I am a bit confused??? are you saying the original post may not be genuine? First time posters, who appear to target a breeder or a section of the breeding community, may not really be who they seem, that is true. There are enough people with agendas around to do that. And yes, if there is a welfare concern in this case, then that perhaps should be brought up with the authorities. If we ignore totally the pointed nature of the post to a particular breeder, it still raises a good point for discussion. Sometimes political correctness, stops people from saying what they truly feel. Breeding cats used to be kept in very small cages even by "proper" breeders, it was thought by some "acceptable". Raising public awareness re breeding practices and what is and isn't acceptable, can only be a good thing. If someone has a small house/flat with a tiny garden and has 10+ breeding cats, they either live in a -----, have their cats boarded out to other locations, or have them stuffed into every corner perhaps indeed in small cages, that is just common sense. It seems that large numbered catteries are looked at as being the norm in ----. Potential owners, should be aware that cats need space and if the numbers do not add up with the space available for happy lives, then perhaps a wide berth needs to be taken.
Posted: Wed Sep 15, 2010 12:36 pm
Right thanks for explaining that ----, and yes i agree, ive seen some websites where the breeder has 10 plus queens and 4/5 studs and litters every other week, 1 in particular i know lives in a normal sized house, god knows where she puts all her kittens, cats as she has young kids too... I am happy to say all my cats breeders have been small breeders, who dont hoard queen after queen, and have litter after litter...
Wed Sep 15, 2010 7:45 pm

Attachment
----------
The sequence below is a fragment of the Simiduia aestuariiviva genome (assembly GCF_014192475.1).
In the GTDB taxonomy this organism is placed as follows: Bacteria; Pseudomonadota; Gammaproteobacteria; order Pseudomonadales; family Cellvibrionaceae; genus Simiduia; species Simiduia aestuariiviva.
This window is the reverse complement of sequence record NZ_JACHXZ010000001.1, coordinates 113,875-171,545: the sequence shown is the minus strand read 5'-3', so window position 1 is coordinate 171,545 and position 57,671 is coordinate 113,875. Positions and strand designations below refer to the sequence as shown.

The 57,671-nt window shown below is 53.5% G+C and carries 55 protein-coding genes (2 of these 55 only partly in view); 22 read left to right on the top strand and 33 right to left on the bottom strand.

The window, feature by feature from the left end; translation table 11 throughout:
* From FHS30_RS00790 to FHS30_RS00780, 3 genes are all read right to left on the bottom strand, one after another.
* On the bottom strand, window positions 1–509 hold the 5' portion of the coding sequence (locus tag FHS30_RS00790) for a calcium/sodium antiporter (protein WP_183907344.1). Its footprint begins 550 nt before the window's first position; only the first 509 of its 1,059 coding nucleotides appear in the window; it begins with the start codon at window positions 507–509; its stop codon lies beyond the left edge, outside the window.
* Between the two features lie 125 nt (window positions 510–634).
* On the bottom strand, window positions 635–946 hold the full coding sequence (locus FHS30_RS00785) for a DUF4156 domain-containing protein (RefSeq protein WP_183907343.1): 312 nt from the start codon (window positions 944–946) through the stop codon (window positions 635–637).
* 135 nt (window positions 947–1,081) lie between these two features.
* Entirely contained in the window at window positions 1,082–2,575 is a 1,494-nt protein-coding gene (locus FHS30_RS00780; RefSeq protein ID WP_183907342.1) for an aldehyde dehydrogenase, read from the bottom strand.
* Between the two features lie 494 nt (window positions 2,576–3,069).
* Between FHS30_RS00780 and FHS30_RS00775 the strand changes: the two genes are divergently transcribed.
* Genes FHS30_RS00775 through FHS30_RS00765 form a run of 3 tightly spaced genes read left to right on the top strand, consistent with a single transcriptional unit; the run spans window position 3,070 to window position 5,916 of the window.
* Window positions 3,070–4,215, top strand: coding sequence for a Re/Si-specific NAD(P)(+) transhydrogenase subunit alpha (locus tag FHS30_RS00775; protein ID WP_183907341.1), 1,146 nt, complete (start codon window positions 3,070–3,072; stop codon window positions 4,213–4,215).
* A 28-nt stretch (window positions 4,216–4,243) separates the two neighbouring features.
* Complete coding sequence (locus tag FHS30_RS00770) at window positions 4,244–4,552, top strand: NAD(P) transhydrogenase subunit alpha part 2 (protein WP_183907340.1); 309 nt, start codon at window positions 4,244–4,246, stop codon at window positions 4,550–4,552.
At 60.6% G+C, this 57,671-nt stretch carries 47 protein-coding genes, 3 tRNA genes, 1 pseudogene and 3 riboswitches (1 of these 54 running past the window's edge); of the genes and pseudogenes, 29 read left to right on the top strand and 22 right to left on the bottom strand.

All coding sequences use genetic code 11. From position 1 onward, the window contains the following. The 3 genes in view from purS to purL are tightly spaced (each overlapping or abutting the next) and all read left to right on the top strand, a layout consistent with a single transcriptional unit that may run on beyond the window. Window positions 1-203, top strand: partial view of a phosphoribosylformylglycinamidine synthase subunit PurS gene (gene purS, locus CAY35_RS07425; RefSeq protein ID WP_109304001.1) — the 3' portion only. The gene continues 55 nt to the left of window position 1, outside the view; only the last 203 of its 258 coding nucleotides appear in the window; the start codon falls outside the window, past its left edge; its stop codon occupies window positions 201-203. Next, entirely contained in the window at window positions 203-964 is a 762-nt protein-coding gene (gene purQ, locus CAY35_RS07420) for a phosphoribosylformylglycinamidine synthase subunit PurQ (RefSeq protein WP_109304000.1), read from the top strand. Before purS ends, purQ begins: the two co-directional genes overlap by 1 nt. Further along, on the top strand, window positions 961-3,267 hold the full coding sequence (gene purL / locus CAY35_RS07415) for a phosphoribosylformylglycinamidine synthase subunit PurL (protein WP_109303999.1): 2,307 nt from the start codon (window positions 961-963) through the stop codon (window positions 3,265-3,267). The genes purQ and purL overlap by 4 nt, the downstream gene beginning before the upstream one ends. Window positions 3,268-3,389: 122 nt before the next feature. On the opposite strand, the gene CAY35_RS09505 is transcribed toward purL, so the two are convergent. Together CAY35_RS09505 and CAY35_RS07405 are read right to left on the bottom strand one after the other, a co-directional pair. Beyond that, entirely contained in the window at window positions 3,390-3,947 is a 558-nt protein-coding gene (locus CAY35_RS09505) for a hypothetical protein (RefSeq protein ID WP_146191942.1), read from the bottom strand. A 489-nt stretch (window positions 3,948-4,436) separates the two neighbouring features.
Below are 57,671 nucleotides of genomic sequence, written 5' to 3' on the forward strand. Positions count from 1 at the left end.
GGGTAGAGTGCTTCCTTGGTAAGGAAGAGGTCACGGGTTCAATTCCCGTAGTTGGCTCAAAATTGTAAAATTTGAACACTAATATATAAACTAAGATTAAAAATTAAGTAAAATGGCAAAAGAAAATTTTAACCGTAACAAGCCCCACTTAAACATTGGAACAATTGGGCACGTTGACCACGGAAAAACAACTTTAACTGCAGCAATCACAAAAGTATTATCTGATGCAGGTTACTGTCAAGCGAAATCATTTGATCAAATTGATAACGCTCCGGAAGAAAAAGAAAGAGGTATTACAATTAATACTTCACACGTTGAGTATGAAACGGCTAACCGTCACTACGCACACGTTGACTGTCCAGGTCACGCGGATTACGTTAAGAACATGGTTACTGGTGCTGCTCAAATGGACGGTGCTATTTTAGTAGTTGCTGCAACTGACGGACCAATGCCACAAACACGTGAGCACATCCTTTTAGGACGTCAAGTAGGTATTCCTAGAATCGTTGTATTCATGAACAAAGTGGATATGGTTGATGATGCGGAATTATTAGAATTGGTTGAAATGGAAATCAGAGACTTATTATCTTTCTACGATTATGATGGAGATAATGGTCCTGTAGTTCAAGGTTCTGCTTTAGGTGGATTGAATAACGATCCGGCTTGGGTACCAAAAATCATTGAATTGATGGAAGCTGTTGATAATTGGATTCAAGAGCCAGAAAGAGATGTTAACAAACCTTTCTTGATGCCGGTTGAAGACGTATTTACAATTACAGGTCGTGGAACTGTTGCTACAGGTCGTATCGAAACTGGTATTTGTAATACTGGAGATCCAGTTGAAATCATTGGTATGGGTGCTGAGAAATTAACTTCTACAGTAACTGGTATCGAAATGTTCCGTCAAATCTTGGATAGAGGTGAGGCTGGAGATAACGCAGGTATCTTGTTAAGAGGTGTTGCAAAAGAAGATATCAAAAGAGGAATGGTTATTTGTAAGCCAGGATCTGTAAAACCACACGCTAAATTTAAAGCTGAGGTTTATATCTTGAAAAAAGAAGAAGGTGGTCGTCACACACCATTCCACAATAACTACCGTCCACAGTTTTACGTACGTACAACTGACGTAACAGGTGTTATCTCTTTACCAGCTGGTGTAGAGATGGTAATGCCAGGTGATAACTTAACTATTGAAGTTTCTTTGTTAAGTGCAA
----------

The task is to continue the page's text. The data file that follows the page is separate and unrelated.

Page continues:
I wonder what others think is the maximum number of breeding queens that should be responsibly kept say in an average 3-bed semi? Bearing in mind that any stud cats are kept outdoors in enclosures with perhaps being allowed indoors for certain times of the day? Personally I think 6 queens should be the maximum number of breeding girls living in an average 3-bed house, but I agree it does seem to be the norm that 10+ breeding cats are kept by some breeders, and this does only seem to happen in the ? breed. If I had 100 breeding cats of course I would love them all the same but that doesn’t make it right for me to keep so many, as cats need their space IMO and especially queens in heat or pregnant who should ideally have enough space to be able to have their time alone and be as stress-free as possible for themselves as well as their future kittens. I have had many potential pet buyers ask me why some ? breeders have so many breeding cats when they obviously don’t have the necessary space to keep them all, but I’m baffled as to why. Perhaps because of the high price tag in the --- breed as ---- says? I do know for a fact that it puts many pet owners off from homing kittens from breeders who are over-crowded with cats. The more breeding cats you keep, the more costly the upkeep and the harder it may be to home so many litters. This is where a lot of breeders come unstuck and end up going cap in hand to other breeders or friends for financial help, or desperately try to sell pet quality kittens as breed/show potential to raise some extra cash. I’ve asked this question on here before now but I’ve never had an answer. It saddens me that some new breeders buy in as many breeding cats as they can and then they complain when they can’t sell the kittens. Downsize perhaps? Start off slowly with 1 or 2 breeding queens? It’s a no-brainer really. I just really wish in a lot of cases that the cats were put before trying to make money. It really doesn’t take a dozen or more breeding cats to produce good quality ---- kittens. It just takes careful selective breeding, and a lot of love, care, thought and commonsense.